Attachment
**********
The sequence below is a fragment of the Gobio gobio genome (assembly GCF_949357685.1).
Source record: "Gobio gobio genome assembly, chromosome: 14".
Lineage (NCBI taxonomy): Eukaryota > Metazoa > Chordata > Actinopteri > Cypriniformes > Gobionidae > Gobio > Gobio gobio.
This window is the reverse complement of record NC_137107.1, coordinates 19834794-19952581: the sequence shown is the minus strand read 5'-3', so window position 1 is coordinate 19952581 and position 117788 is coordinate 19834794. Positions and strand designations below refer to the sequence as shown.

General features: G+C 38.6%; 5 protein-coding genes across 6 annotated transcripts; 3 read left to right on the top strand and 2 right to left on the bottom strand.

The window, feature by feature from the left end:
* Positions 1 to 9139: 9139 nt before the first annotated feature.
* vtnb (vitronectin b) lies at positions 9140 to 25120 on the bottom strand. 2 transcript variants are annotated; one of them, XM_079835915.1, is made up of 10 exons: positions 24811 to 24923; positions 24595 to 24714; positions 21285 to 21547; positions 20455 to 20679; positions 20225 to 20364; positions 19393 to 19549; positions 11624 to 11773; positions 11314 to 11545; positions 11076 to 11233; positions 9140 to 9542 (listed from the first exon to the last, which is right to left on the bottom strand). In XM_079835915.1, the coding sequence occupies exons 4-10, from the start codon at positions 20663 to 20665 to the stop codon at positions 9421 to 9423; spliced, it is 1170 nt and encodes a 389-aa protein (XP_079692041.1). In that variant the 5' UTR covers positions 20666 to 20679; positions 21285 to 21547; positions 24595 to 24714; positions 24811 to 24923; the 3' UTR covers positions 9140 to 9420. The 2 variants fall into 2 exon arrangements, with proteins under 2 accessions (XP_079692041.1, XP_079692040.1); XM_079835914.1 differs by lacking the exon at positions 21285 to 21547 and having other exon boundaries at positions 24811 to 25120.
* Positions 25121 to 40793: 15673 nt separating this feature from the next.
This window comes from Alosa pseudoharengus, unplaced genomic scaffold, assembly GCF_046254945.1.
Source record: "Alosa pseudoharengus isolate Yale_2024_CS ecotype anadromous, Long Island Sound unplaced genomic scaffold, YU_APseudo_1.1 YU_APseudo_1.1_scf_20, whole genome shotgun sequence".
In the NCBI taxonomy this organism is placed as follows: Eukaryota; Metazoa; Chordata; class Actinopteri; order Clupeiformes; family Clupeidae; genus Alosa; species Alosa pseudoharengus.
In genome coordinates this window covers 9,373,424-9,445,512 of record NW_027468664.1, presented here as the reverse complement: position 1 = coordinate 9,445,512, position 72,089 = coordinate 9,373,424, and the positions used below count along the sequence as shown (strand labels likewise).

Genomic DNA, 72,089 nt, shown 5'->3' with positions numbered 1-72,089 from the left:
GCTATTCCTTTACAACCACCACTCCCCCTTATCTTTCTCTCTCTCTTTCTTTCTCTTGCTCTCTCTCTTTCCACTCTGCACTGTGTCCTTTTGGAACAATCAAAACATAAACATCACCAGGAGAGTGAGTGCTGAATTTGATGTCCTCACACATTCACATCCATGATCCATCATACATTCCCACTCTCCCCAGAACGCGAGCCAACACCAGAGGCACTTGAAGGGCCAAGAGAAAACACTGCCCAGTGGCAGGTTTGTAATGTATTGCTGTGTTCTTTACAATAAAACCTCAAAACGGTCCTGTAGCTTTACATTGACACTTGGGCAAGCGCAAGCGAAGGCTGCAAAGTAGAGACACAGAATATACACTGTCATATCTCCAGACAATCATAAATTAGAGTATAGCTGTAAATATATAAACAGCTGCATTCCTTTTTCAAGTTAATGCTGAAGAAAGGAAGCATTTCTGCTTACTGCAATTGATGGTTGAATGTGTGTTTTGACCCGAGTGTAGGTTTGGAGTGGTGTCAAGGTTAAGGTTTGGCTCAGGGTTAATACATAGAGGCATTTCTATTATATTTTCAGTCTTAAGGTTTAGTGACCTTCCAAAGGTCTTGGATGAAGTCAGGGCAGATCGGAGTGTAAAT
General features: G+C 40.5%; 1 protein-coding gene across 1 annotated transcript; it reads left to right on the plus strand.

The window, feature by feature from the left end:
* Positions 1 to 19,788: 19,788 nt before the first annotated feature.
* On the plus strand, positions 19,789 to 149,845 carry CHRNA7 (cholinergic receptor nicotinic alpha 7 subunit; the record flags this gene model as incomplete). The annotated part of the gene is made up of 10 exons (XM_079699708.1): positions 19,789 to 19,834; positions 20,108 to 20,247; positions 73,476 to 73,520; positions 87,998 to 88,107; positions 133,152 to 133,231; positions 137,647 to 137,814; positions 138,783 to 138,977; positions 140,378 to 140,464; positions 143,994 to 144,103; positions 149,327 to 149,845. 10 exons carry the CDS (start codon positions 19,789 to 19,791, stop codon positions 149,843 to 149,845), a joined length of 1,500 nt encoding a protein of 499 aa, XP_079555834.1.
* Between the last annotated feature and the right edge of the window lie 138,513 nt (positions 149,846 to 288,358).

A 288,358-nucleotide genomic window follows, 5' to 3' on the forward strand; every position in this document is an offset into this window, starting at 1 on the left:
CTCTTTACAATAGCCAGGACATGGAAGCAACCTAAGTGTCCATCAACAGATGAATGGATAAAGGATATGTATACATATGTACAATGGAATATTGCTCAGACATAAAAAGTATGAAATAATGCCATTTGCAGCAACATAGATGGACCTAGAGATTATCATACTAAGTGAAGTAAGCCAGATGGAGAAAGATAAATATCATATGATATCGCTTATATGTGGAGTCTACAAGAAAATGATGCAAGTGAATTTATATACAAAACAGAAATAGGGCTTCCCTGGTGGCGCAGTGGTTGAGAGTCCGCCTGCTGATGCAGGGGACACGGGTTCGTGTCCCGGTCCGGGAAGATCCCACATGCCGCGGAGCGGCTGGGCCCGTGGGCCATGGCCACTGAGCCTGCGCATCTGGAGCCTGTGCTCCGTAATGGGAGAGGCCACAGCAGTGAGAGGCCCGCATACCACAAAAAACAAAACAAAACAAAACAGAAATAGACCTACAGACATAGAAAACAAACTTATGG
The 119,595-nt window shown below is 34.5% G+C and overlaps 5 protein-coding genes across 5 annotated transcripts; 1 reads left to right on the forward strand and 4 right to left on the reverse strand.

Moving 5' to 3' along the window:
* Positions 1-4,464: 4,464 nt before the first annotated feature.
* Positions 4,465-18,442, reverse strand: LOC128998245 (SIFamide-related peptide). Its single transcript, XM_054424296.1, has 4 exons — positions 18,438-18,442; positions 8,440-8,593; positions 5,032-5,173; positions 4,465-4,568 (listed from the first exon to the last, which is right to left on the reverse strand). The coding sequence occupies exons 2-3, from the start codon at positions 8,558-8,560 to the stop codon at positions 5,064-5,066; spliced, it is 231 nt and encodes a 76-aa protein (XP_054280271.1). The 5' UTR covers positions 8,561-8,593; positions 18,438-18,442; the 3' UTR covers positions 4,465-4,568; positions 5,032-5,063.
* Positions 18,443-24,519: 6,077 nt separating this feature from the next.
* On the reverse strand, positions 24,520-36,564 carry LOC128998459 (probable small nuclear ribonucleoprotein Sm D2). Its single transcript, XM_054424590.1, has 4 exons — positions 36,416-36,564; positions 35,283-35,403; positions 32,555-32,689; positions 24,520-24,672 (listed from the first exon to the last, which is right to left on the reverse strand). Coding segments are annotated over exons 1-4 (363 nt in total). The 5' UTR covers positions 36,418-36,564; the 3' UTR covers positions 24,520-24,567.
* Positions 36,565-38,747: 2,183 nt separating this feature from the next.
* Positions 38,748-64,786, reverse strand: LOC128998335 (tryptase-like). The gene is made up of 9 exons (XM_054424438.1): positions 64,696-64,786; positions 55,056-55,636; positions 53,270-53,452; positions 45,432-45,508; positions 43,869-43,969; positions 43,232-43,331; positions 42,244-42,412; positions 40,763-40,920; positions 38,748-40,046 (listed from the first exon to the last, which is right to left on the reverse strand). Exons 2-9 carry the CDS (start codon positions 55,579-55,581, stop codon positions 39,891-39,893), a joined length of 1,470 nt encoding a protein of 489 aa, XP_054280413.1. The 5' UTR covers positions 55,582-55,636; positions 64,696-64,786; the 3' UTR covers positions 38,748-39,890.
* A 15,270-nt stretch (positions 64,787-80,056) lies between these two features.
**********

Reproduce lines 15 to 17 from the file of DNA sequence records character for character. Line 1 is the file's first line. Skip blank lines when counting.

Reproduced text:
GCTATTCCTTTACAACCACCACTCCCCCTTATCTTTCTCTCTCTCTTTCTTTCTCTTGCTCTCTCTCTTTCCACTCTGCACTGTGTCCTTTTGGAACAATCAAAACATAAACATCACCAGGAGAGTGAGTGCTGAATTTGATGTCCTCACACATTCACATCCATGATCCATCATACATTCCCACTCTCCCCAGAACGCGAGCCAACACCAGAGGCACTTGAAGGGCCAAGAGAAAACACTGCCCAGTGGCAGGTTTGTAATGTATTGCTGTGTTCTTTACAATAAAACCTCAAAACGGTCCTGTAGCTTTACATTGACACTTGGGCAAGCGCAAGCGAAGGCTGCAAAGTAGAGACACAGAATATACACTGTCATATCTCCAGACAATCATAAATTAGAGTATAGCTGTAAATATATAAACAGCTGCATTCCTTTTTCAAGTTAATGCTGAAGAAAGGAAGCATTTCTGCTTACTGCAATTGATGGTTGAATGTGTGTTTTGACCCGAGTGTAGGTTTGGAGTGGTGTCAAGGTTAAGGTTTGGCTCAGGGTTAATACATAGAGGCATTTCTATTATATTTTCAGTCTTAAGGTTTAGTGACCTTCCAAAGGTCTTGGATGAAGTCAGGGCAGATCGGAGTGTAAAT
General features: G+C 40.5%; 1 protein-coding gene across 1 annotated transcript; it reads left to right on the plus strand.

The window, feature by feature from the left end: